Jeffrey R. Young

What College Professors Should Know About Learning Science

Researchers are gaining a better understanding of how people learn—both what works and what doesn’t go so well—in the classroom. The next step is to apply that research in actual college instruction.One person pushing to put learning science into practice on college campuses is Sanjay Sarma, vice president for open learning at the Massachusetts Institute of Technology.

In China, a Generation Raised by ‘Tiger Mothers’ Seeks a Softer Approach

For Nancy Xu, childhood revolved around her studies. That meant early-morning bus rides to school, loads of after-school classes, and by high school, spending 12 hours a day on coursework. Xu grew up in northwestern China, and the reason for all that studying was a high-stakes test called the Gaokao, a nationwide college-entrance exam. In many cases, this one ultracompetitive test determines what kind of job the student will be able to pursue as an adult.

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Here’s What Happened When One University Asked Everyone for Ideas to Reinvent Campus

poiHere’s an idea for revolutionizing a college campus: run a zipline from one prominent building to another. That would help keep pathways less crowded and could be opened to the public on weekends to generate new revenue.That was one of about 24,000 suggestions sent in last week during a two-day online discussion asking students, faculty, staff, alumni and anyone else to make suggestions for what Long Beach State University should look like in the year 2030.

Education Looks Eastward: Snapshots from Beijing's Global Education Technology Summit

Beijing—China is a different world when it comes to education and tech. Teachers are revered, most families spend about a third of their income on their children’s education, and most students spend at least an hour a day on some kind of online learning.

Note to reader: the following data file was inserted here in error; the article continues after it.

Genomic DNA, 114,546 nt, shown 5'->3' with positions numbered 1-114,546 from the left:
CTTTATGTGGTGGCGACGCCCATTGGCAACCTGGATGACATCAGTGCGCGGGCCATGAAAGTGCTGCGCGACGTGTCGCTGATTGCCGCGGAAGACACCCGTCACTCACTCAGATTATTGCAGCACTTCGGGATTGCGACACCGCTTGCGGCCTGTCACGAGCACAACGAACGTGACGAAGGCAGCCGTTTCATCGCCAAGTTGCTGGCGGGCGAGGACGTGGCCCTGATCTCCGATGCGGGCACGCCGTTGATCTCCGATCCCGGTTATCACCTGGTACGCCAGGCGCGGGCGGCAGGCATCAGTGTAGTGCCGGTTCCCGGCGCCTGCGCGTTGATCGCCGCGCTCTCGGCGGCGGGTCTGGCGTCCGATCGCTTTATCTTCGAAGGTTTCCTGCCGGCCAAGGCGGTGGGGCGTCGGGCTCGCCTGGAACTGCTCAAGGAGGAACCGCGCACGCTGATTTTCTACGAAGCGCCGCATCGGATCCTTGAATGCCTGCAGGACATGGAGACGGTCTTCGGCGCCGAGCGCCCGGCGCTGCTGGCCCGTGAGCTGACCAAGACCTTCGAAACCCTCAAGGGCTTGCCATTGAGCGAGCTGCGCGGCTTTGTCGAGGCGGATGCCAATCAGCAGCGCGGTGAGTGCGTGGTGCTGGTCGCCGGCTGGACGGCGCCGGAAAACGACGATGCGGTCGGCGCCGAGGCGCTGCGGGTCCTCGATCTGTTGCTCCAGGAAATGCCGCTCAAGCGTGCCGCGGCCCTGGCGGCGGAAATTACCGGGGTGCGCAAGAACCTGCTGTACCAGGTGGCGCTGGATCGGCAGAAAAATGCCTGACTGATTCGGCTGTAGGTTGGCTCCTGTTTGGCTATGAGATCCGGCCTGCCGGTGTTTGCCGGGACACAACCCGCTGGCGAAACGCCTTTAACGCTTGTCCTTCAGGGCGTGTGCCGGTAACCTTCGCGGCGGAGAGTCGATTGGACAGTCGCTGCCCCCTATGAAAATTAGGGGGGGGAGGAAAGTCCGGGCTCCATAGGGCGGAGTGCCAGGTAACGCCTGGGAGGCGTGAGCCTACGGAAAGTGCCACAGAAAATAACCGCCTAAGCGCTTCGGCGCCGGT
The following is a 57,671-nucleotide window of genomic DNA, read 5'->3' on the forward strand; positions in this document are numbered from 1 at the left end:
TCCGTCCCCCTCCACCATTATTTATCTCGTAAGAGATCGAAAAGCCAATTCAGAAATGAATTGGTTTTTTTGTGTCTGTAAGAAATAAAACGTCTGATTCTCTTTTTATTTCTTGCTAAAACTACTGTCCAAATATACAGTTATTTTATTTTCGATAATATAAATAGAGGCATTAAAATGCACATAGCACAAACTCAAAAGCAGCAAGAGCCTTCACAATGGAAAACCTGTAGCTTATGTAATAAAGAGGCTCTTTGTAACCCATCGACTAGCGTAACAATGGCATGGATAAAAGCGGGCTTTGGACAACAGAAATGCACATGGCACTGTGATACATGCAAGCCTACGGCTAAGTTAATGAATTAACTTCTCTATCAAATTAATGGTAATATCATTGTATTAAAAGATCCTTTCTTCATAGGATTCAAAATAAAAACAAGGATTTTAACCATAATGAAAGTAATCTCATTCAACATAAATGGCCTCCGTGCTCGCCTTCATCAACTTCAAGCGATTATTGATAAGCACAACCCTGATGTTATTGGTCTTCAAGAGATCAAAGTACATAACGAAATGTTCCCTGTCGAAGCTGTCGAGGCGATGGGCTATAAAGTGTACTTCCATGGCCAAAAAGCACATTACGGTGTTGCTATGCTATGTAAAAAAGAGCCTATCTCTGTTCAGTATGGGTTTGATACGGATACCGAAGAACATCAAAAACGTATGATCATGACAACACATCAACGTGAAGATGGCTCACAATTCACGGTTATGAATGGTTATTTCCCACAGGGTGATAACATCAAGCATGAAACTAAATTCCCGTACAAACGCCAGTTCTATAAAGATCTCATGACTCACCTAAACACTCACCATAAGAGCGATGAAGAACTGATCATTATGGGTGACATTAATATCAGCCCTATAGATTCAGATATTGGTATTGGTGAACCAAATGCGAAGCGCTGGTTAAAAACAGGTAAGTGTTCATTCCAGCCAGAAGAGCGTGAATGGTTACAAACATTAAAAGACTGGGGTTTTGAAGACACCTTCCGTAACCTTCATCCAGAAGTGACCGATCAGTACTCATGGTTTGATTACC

Rethinking the First Two Years of Higher Education

The first two years of college are often treated like something you just have to get through. Even the term “general education,” as the curriculum is called at that point, feels generic—and almost like a commodity.

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LinkedIn Learning Opens Its Platform (Slightly)

A few years ago, in a move toward professional learning, LinkedIn bought Lynda.com for $1.5 billion, adding the well-known library of video-based courses to its professional social network. Today LinkedIn officials announced that they plan to open up their platform to let in educational videos from other providers as well—but with a catch or two.

How Classrooms Can Start Talking About Race in Just 6 Words

For many students, school may be the most diverse setting they experience in their entire lives. And former NPR host Michele Norris is working to use that opportunity to get classrooms talking about race, and to share their “experiences, questions, hopes, dreams, laments or observations.”

Campus Support for OER is Growing, Survey Finds

The number of colleges running efforts to help professors shift from published textbooks to low-cost online materials known as OER is growing rapidly.That was one key finding in the latest Campus Computing Survey, one of the largest annual surveys of college technology leaders in the U.S., which was released today.Nearly two thirds of colleges in the survey—64 percent—reported campus programs to “encourage faculty to use OER content for their courses.” That was up from 34 percent in 2014.

Academics Propose a ‘Blockchain University,’ Where Faculty (and Algorithms) Rule

A group of academics affiliated with Oxford University have proposed a new model of higher education that replaces traditional administrators with “smart contracts” on the blockchain, the same technology that drives Bitcoin and other cryptocurrencies.

Free Textbooks Are Not Always Free: New Study Analyzes OER’s Costs to Colleges

When professors shift to assigning Open Educational Resources instead of publisher-produced textbooks, the move typically saves students money (and it can be a significant amount). But OER is not free, since it costs money to develop the materials, takes time for professors to evaluate and adopt them, and typically involves other campus-support services as well.

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